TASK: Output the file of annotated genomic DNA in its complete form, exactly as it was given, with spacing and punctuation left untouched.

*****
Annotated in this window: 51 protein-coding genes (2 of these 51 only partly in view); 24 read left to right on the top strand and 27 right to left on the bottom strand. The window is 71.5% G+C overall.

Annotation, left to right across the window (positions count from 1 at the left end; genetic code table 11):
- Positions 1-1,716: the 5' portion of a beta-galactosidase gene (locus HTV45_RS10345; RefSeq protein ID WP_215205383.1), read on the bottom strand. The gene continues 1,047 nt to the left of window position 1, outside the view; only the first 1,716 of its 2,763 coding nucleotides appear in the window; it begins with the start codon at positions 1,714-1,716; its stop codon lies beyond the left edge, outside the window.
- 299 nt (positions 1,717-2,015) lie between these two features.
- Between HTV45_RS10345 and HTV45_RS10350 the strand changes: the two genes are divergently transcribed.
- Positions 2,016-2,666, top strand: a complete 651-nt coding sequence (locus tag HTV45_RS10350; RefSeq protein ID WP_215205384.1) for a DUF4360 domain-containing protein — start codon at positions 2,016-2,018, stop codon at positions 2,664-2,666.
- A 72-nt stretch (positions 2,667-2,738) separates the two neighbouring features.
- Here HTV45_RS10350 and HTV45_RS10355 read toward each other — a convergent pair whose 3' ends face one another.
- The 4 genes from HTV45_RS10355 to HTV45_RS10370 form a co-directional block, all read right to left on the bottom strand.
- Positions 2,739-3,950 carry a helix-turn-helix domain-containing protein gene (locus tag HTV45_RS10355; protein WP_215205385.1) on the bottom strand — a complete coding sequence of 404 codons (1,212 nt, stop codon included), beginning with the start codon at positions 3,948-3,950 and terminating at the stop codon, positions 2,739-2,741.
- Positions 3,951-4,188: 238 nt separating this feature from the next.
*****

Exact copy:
Annotated in this window: 51 protein-coding genes (2 of these 51 only partly in view); 24 read left to right on the top strand and 27 right to left on the bottom strand. The window is 71.5% G+C overall.

Annotation, left to right across the window (positions count from 1 at the left end; genetic code table 11):
- Positions 1-1,716: the 5' portion of a beta-galactosidase gene (locus HTV45_RS10345; RefSeq protein ID WP_215205383.1), read on the bottom strand. The gene continues 1,047 nt to the left of window position 1, outside the view; only the first 1,716 of its 2,763 coding nucleotides appear in the window; it begins with the start codon at positions 1,714-1,716; its stop codon lies beyond the left edge, outside the window.
- 299 nt (positions 1,717-2,015) lie between these two features.
- Between HTV45_RS10345 and HTV45_RS10350 the strand changes: the two genes are divergently transcribed.
- Positions 2,016-2,666, top strand: a complete 651-nt coding sequence (locus tag HTV45_RS10350; RefSeq protein ID WP_215205384.1) for a DUF4360 domain-containing protein — start codon at positions 2,016-2,018, stop codon at positions 2,664-2,666.
- A 72-nt stretch (positions 2,667-2,738) separates the two neighbouring features.
- Here HTV45_RS10350 and HTV45_RS10355 read toward each other — a convergent pair whose 3' ends face one another.
- The 4 genes from HTV45_RS10355 to HTV45_RS10370 form a co-directional block, all read right to left on the bottom strand.
- Positions 2,739-3,950 carry a helix-turn-helix domain-containing protein gene (locus tag HTV45_RS10355; protein WP_215205385.1) on the bottom strand — a complete coding sequence of 404 codons (1,212 nt, stop codon included), beginning with the start codon at positions 3,948-3,950 and terminating at the stop codon, positions 2,739-2,741.
- Positions 3,951-4,188: 238 nt separating this feature from the next.